It wasn't until I got to The French Laundry that I recognized food as it could be in an artistic way, in an individual expressionist way, and then it really caught fire. Once I got a taste of that, and what it did to me personally, how satisfying it was to come up with a new dish, that became my style, that became what was most important to me, constant creating. - Grant Achatz
If there's one thing I've learned from writing this blog it's that I believe food - and everything else, really - is at it's best when it exists somewhere in that vague space between art and science. It's there naturally, really, since the process of cooking is chemistry but the act of cooking is creative. But some chefs (both home and professional) seem to search harder than others for the discipline's golden mean.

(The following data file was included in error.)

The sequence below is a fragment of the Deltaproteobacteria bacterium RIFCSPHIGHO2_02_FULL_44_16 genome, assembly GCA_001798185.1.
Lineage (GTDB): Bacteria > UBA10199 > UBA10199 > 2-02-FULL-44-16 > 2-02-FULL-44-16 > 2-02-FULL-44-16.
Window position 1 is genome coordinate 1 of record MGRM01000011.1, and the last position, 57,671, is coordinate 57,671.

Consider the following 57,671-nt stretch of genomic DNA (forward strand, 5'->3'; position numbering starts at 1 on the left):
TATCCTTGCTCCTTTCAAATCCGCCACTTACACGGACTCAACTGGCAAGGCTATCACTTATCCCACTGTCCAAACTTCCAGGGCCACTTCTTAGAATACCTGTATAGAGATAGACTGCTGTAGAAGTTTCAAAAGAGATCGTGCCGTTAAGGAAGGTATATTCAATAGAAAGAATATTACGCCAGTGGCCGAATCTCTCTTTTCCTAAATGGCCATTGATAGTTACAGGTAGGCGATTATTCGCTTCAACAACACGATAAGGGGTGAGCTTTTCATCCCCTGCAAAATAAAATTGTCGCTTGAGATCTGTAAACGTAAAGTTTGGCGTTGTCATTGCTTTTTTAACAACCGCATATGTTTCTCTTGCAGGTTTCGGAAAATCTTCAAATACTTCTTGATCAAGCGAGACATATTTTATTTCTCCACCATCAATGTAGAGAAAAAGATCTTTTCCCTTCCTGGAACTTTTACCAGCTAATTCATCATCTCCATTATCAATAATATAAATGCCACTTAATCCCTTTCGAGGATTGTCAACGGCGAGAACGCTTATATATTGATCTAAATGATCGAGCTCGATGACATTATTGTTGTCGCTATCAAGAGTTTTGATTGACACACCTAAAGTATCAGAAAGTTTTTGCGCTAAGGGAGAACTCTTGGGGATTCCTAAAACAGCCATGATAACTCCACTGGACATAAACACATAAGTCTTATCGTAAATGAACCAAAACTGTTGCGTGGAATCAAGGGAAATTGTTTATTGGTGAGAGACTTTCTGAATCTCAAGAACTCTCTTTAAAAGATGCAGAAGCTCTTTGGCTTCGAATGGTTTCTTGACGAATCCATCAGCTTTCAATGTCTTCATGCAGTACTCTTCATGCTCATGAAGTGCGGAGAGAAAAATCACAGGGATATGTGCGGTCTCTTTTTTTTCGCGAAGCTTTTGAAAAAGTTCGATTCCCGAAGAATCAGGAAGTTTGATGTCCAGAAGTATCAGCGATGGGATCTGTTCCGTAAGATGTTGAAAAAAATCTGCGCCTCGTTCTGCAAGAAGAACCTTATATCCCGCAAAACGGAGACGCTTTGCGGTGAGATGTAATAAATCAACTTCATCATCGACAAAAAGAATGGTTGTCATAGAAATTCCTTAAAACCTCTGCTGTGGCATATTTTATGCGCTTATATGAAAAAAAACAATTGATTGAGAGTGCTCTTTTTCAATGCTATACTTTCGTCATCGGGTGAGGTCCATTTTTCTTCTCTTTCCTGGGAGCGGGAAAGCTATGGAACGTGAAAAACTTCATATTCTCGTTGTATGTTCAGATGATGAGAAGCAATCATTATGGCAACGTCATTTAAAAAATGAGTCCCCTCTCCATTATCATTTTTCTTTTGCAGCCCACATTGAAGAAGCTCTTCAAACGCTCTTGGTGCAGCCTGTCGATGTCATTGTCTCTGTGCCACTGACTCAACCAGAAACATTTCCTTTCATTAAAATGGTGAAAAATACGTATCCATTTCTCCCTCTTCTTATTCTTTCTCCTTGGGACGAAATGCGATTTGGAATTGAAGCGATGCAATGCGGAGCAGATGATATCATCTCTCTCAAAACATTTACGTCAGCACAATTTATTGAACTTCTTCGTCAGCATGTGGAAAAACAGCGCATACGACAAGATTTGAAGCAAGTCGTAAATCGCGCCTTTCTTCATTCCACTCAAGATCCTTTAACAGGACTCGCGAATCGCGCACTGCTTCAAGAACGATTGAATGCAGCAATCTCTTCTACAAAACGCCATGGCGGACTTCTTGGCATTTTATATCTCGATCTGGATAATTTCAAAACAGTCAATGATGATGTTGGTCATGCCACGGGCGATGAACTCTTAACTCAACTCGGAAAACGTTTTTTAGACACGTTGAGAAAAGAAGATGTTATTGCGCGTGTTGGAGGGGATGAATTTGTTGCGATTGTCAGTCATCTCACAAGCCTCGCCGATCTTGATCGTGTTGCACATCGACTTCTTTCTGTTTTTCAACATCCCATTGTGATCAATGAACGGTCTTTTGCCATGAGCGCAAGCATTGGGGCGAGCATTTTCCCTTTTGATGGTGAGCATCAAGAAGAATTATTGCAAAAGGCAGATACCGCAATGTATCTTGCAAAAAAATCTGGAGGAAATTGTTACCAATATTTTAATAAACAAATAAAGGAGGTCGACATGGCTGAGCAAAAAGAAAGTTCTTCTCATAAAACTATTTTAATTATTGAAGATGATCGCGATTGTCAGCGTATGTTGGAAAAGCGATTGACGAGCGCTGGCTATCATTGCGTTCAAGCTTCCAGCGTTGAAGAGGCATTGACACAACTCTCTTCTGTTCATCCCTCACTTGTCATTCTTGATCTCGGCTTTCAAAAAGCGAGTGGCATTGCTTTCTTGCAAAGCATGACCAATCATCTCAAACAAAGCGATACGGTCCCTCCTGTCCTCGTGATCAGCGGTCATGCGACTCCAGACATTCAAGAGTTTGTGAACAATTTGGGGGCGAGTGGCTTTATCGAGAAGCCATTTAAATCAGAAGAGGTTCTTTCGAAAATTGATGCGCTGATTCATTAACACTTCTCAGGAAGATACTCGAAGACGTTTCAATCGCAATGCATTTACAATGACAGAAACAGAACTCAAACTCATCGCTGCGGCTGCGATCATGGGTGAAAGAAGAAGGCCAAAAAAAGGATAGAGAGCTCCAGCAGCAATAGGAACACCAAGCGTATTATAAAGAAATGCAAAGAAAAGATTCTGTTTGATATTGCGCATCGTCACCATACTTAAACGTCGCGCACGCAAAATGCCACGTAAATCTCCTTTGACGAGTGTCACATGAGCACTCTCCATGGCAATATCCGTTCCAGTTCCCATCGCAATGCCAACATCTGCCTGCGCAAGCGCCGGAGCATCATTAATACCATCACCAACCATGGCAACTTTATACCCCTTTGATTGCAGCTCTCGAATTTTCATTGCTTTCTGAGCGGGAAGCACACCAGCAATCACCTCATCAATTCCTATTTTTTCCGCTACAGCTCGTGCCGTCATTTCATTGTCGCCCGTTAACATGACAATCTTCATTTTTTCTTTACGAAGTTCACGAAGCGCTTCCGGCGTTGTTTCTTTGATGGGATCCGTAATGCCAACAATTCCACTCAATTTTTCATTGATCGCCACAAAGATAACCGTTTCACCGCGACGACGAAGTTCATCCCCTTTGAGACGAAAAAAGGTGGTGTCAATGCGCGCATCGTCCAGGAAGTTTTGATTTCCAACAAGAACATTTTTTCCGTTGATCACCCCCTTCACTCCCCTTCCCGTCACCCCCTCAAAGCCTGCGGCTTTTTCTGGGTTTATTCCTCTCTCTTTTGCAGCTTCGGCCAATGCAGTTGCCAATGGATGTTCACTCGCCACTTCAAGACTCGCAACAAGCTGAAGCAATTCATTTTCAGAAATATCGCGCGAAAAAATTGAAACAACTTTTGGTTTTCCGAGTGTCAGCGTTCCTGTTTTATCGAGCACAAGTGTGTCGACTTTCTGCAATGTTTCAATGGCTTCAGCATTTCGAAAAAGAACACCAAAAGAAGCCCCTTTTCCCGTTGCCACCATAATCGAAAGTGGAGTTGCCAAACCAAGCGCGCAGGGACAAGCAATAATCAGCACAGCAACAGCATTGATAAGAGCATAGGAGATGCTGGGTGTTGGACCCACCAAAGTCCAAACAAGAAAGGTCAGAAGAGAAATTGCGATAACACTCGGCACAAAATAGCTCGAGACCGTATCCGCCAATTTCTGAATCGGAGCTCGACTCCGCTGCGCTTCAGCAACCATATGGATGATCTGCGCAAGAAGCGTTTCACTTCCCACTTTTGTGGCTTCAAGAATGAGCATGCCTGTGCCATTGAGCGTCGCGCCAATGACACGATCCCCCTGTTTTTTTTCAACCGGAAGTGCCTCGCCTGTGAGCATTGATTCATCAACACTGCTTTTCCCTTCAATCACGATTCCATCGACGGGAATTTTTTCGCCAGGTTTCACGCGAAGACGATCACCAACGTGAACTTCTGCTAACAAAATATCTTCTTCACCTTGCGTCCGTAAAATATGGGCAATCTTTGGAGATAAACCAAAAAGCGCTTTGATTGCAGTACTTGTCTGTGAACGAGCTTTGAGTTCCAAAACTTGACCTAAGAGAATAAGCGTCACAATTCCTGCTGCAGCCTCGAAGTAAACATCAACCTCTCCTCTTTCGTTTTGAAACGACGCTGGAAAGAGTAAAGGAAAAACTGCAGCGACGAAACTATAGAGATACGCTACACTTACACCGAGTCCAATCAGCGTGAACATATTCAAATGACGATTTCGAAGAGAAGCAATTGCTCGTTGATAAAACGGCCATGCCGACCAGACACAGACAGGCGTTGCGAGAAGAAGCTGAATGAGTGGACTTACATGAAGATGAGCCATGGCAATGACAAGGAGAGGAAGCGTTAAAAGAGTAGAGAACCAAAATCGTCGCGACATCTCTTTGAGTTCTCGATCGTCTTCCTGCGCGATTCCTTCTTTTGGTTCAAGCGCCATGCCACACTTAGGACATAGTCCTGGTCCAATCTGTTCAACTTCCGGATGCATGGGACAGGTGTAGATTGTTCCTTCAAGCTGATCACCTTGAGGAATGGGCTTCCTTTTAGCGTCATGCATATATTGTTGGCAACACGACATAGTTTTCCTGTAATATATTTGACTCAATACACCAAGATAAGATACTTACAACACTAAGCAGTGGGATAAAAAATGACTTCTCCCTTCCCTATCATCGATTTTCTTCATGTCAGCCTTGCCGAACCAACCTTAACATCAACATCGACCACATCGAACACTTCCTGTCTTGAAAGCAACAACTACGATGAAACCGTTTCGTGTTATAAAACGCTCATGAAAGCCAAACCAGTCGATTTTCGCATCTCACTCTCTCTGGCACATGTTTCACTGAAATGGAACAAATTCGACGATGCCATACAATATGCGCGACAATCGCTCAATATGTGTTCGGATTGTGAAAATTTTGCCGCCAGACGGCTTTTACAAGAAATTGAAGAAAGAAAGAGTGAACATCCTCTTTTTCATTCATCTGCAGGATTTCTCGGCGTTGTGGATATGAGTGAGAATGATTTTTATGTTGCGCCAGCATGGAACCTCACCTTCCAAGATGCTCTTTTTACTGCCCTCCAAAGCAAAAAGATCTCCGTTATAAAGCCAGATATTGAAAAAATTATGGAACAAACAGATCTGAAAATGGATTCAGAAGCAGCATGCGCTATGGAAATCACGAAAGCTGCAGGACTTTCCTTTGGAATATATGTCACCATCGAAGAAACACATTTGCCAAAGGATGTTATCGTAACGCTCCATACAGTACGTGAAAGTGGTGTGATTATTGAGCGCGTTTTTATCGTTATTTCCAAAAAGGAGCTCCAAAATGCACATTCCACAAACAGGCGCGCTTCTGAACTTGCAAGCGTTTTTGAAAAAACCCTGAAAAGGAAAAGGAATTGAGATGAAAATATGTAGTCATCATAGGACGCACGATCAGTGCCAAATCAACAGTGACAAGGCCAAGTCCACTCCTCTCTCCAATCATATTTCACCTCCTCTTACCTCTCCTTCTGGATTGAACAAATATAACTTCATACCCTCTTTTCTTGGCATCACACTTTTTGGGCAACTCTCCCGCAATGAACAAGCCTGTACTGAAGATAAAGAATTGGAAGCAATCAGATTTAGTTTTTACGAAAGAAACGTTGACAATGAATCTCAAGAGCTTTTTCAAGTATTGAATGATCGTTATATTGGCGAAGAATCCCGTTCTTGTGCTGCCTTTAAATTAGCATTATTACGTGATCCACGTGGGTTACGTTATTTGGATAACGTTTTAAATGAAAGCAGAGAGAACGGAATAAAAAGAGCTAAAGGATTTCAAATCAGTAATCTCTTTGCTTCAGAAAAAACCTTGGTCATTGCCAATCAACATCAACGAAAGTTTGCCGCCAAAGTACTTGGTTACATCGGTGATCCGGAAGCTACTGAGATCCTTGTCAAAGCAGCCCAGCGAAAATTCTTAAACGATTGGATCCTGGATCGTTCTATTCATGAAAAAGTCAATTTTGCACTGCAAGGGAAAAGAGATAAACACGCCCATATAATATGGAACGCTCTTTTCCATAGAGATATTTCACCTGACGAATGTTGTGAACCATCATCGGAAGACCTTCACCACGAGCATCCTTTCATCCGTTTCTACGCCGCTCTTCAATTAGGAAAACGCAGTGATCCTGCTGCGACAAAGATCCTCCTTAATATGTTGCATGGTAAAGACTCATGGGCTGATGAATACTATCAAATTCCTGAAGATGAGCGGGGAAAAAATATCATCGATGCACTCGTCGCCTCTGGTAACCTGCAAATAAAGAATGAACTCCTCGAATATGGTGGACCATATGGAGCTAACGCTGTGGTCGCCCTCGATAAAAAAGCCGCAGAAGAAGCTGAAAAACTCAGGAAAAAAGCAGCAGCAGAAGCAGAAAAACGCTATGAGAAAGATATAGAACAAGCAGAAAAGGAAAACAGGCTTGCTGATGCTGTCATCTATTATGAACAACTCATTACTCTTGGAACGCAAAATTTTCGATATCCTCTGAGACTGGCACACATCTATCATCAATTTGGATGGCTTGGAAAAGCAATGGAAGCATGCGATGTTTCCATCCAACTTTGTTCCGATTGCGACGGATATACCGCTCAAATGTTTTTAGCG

Grant Achatz is, obviously, one of those chefs.
My brother got me the Alinea cookbook for Christmas. It's so intense. The photography is beautiful and the recipes are challenging. Maybe not in their individual steps, but in that they have so many steps, and that most of them require some sort of ingredient that you can't readily pick up at the Giant (not my Giant anyway).
But in it's intensity, the book inspires and, if nothing else, I love the essays at it's start.
Overall, it's a breathtaking read and one I'd recommend for anybody who loves to cook, or who simply likes to think about cooking.